New York Times

February 9, 1997


What's That You Say Now, Mrs. Robinson?

It was 30 years ago next December that the world first chortled at the scene in "The Graduate" in which a smug Los Angeles businessman takes aside the baby-faced Dustin Hoffman and declares, "I just want to say one word to you -- just one word -- 'plastics.' "

"The Graduate" didn't invent the use of the word plastic to signify everything phony and superficial in American life. It merely sealed it in, well, celluloid. To sneer at all things plastic was to offer an instant definition of oneself as among the young, hip, truth-seeking cognoscenti locked in a moral power struggle with an older generation of square, corrupt, greedy, warmongering materialists. More than any other touch, its ridicule of plastic defined "The Graduate" as a film about the 60's generation gap.

On Friday, the movie will begin a two-week 30th-anniversary run at Film Forum in Manhattan. Seen today, this comedy with a bittersweet romantic undertow holds up as a classic. But in retrospect, the cultural signals it sends seem decidedly more mixed than they did in 1967.

As most of us remember, Mr. Hoffman plays Benjamin Braddock, a 20-year-old high-achieving schlub who, upon graduation from a fancy East Coast college, flies home to Los Angeles to be greeted by his family like a returning war hero.

Listless and dejected, Benjamin is in a deep funk that he can barely articulate, except to mumble that he has no ideas about his future. Day after day, he lolls about the house staring into an aquarium and identifying with the goldfish. When his father gives him scuba gear for his 21st birthday, he becomes a kind of goldfish himself, hiding from his parents at the bottom of their swimming pool and staring blankly into space through his goggles.

It is at Benjamin's welcome-home party that Mrs. Robinson (Anne Bancroft), the wife of his father's law partner, asks the young man to drive her home. Once there she proceeds to put the moves on him. This classic comic seduction scene has the rhythm and hostile tone of a Mike Nichols-Elaine May improvisation in which Mr. Nichols plays a jittery nerd bullied by Ms. May's domineering know-it-all.

There ensues a series of rendezvous at a hotel, but the affair comes to a screeching halt when Benjamin falls in love with the Robinsons' beautiful college-age daughter, Elaine (Katharine Ross). Elaine drops Benjamin when he confesses his affair with her mother, but he pursues the young woman to her Berkeley campus and desperately woos her. When the Robinsons rush their daughter into a marriage with someone else, Benjamin storms into the church, plucks her away from the altar, and the lovers flee on a city bus. But their future is left hanging.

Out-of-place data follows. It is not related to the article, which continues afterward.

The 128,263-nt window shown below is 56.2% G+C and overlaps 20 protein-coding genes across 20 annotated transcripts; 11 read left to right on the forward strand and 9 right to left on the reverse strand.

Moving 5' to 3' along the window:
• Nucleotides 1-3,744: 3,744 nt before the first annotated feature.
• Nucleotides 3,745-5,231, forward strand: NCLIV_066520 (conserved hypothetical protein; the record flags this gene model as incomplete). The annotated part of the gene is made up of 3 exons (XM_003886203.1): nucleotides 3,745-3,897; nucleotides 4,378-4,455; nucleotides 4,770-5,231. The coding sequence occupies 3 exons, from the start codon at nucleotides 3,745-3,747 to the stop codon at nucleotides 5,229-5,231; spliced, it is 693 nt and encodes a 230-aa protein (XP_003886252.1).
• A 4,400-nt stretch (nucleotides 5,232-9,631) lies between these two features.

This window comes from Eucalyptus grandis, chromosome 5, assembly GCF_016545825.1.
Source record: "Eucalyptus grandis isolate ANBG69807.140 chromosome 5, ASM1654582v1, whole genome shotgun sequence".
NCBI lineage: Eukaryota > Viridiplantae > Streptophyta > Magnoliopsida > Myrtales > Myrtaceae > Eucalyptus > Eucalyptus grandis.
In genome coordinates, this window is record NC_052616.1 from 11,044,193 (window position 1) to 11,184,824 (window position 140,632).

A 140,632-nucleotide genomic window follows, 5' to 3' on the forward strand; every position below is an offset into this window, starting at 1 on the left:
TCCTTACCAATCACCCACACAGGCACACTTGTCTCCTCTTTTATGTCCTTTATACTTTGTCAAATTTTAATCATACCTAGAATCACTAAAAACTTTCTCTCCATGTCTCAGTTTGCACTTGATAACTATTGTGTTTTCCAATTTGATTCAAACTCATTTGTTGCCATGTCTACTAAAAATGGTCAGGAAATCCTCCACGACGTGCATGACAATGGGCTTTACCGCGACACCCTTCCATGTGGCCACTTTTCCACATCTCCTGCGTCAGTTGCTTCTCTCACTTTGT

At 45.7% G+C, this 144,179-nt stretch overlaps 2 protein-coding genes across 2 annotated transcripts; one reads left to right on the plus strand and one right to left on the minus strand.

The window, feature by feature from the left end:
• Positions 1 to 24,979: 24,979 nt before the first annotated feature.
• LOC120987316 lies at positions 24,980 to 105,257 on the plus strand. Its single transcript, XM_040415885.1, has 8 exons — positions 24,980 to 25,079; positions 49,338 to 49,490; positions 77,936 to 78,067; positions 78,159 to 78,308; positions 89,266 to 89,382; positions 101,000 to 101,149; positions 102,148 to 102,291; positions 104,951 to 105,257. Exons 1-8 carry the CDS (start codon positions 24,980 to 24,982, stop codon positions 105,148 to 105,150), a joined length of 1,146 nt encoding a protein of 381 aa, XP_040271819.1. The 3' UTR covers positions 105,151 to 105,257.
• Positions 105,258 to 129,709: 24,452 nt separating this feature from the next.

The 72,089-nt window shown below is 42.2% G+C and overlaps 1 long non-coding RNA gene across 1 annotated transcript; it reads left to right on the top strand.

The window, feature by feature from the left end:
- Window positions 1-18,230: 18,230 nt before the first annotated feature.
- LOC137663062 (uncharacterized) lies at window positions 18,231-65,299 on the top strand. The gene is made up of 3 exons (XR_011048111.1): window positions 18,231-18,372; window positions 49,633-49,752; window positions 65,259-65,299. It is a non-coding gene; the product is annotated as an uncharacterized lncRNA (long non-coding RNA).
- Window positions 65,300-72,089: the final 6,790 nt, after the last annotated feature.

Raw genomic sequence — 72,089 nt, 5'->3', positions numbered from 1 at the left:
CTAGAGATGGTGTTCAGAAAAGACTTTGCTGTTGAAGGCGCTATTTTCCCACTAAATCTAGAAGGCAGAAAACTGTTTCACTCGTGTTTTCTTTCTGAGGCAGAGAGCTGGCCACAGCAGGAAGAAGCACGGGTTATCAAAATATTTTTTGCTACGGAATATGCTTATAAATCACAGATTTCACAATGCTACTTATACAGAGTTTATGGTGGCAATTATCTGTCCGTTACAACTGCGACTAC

As a generation-gap fable, "The Graduate" is essentially one-sided, since Benjamin is a cipher. On the other hand, the movie certainly knows what it doesn't like. Benjamin's parents and their friends are garrulous, heavy-drinking hypocrites, and Mrs. Robinson (whom Benjamin never addresses by her first name) is a devouring monster, the older woman as selfish, sex-starved harpy. She is really a 60's update of the blame-Mom-for-everything archetype who inhabited so many 1950's dramas. At the same time, Mrs. Robinson is the fantasy of every virginal high school boy dreaming of an exotic sexual initiation.

When Ms. Bancroft, who is actually only six years older than Mr. Hoffman, orders a martini, the word "mah-tini" rolls off her tongue with an ominous, damp sensuality. Cigarette in hand, she is forever exhaling plumes of blue smoke -- just the right flourish of hypersophisticated ennui.

But if this satire of the cocktail generation turns out to be politically inert, maybe it's because the Charles Webb novel on which it's based was published in the early 1960's.

Although the setting for the film seems to have been moved up five years, the Vietnam War isn't even hinted at. When Benjamin follows Elaine to Berkeley, the only reference to the Free Speech Movement is his landlord's warning that he had better not be one of those "outside agitators." Not a whiff of marijuana is to be seen, nor a blast of rock-and-roll to be heard. The soundtrack is bathed in the wistful strains of Simon and Garfunkel.

These crucial songs -- "The Sounds of Silence," "April Come She Will" and "Scarborough Fair" -- evoke the alienation, confusion and depression that Benjamin can't put into words and lend Mr. Hoffman's poker-faced portrayal of Benjamin as a tongue-tied naif an aura of pathos not in the screenplay.

We know that Benjamin doesn't want to go to graduate school or into plastics. But what does he want? For him, there is no war to stop, no cause to espouse. He seems content to drift between an air mattress in the swimming pool and the hotel-room bed where he has sex with Mrs. Robinson, which he later dismisses as being like "shaking hands."

Benjamin is roused to action by only one thing: his love for Elaine. It's the late 60's, and the consuming goal of this aimless graduate is to marry the pretty all-American girl next door.

That's not exactly the defining ambition of those who aligned themselves against all things plastic.

It's really a longing for a safe retreat back into the plastic bubble of the Eisenhower 50's.

Copyright 1997 The New York Times Company


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